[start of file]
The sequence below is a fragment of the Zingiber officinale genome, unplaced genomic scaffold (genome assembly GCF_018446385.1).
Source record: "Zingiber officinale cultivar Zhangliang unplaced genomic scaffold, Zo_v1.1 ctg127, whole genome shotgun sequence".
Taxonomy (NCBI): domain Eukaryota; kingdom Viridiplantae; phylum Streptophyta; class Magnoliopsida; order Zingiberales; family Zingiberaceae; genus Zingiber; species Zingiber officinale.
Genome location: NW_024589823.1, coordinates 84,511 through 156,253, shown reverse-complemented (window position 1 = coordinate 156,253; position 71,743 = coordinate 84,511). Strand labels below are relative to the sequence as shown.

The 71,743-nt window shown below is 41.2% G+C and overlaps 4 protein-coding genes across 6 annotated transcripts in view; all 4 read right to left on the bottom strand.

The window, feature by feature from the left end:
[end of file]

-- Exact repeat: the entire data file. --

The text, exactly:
The sequence below is a fragment of the Zingiber officinale genome, unplaced genomic scaffold (genome assembly GCF_018446385.1).
Source record: "Zingiber officinale cultivar Zhangliang unplaced genomic scaffold, Zo_v1.1 ctg127, whole genome shotgun sequence".
Taxonomy (NCBI): domain Eukaryota; kingdom Viridiplantae; phylum Streptophyta; class Magnoliopsida; order Zingiberales; family Zingiberaceae; genus Zingiber; species Zingiber officinale.
Genome location: NW_024589823.1, coordinates 84,511 through 156,253, shown reverse-complemented (window position 1 = coordinate 156,253; position 71,743 = coordinate 84,511). Strand labels below are relative to the sequence as shown.

The 71,743-nt window shown below is 41.2% G+C and overlaps 4 protein-coding genes across 6 annotated transcripts in view; all 4 read right to left on the bottom strand.

The window, feature by feature from the left end: